A few days after the Red Sox won the baseball World Series, Loomis Sayles' Dan Fuss was in New York, and the legendary Boston-based money manager couldn't help but gloat a bit at the expense of Beantowns's arch rivals the New York Yankees.
"The Red Sox do tend to beat the Yankees," Fuss, 80, quipped.
Fuss, as it turns out, has many other things to gloat about these days. His $21.9 billion Loomis Sayles Bond fund (LSBDX.O) is the top-performing bond fund since its inception in May 1991. Even during this year's rocky bond markets, the fund has outperformed 86 percent of its peers.
But Fuss, who is sometimes known as "the Buffett of Bonds" - after investment guru Warren Buffett - has been favoring stocks this year.
"At the beginning of the year, I was saying I had a strong preference for stocks because specific risk is what you want," Fuss said in a recently taped interview with Reuters TV for the Reuters Global Investment 2014 Outlook Summit that begins Monday
With the Dow and Standard & Poor's 500 hitting record highs again last week, Fuss said his preference between equities and fixed-income "is more balanced now but still an edge toward stocks, although the list has slimmed down."
Fuss is not alone among major bond investors who are finding more to love in equities these days. Jeffrey Gundlach, co-founder of DoubleLine Capital, told Reuters last week that the U.S. stock market is the "only game in town," though he said he would be hesitant to add new money in equities because "I don't like buying high.
"We've been buying good individual opportunities" in both stocks and bonds, said Fuss, who has been at Loomis Sayles since 1976 and is the firm's vice chairman. He helps oversee all the $193.5 billion in assets managed by Loomis Sayles, a subsidiary of Natixis Global Asset Management.
Even so, Fuss said he sees value in high-yield junk bonds and investment corporate debt and likes municipal bonds for their tax benefits.
"If you're a taxpayer, depending on the state, and in this case the city you live in, the market that I can think has the best potential in a rising interest-rate environment is actually the municipal bond area," he said.
The Federal Reserve's powerful bond purchasing program has influenced the markets, Fuss said, noting the S&P 500's 26 percent gain this year. The benchmark index registered a sixth week of gains on Friday.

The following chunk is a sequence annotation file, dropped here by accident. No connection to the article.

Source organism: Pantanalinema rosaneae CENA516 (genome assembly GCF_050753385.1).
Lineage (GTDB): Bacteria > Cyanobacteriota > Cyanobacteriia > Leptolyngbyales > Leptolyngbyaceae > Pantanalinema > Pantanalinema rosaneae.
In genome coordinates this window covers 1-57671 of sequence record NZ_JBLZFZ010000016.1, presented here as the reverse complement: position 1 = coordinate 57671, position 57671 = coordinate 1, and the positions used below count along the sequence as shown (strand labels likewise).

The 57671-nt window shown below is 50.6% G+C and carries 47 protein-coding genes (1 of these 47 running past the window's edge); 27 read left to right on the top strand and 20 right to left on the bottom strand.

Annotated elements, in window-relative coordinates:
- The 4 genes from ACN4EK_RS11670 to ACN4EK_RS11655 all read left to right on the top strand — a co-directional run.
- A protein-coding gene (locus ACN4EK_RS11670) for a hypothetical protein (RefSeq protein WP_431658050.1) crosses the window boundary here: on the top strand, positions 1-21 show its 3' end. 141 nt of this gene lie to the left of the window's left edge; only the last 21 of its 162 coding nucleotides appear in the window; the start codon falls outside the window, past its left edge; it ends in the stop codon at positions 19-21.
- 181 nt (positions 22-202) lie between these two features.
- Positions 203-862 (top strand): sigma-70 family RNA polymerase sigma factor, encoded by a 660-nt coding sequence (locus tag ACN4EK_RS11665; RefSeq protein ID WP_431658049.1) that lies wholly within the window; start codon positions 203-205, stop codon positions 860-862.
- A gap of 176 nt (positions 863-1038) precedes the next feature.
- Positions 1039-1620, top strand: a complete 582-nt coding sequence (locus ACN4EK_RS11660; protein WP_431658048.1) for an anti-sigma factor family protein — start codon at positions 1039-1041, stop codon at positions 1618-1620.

"As you go forward in this period of rising interest rates, and we're in it, you'll find that the credit dynamics and the earnings dynamics for corporations start to change," he said. "Now this isn't generally recognized yet, but it will be."
Fuss has not been insulated from the bond market turmoil.
He reiterated that he was blindsided by the bond market's meltdown following Fed Chairman Ben Bernanke's comments on May 22 about ways in which the U.S. central bank might reduce bond purchases.
"The degree of interdependency of the world's capital markets is even greater than I thought," he said. "What happened to the markets in Southeast Asia? What happened to the markets in South America? Ka-womp. The ripple (effects) turned out to be a wave."
Fuss had bought some long-term Treasuries ahead of Bernanke's speech after yields rose in early May to levels he considered "cheap," despite warning for some time of trouble ahead in the bond market.
Even so, his Loomis Sayles Bond fund is up 5.27 percent for the year-to-date, easily trouncing the benchmark Barclays U.S. Aggregate Bond Index, which is down 1.47 percent.
Fuss continues to brace for higher interest rates even as bond yields have edged up since May, when the yield on the benchmark 10-year Treasury note was at 1.65 percent. It is now at 2.70 percent.
Fuss said he believes the Fed will begin to slow its bond buys in March. "If I have to make a guess, I would say the most likely point right now, and this is a guess with a capital G, would be March based on an optimistic view of how the U.S. economy is going," he said.
That forecast puts Fuss just slightly outside the mainstream right now. In the latest Reuters poll, more U.S. primary dealers expect the Fed to scale back on buying bonds before March.
(Reporting by Jennifer Ablan; Editing by Matthew Goldstein and Leslie Adler)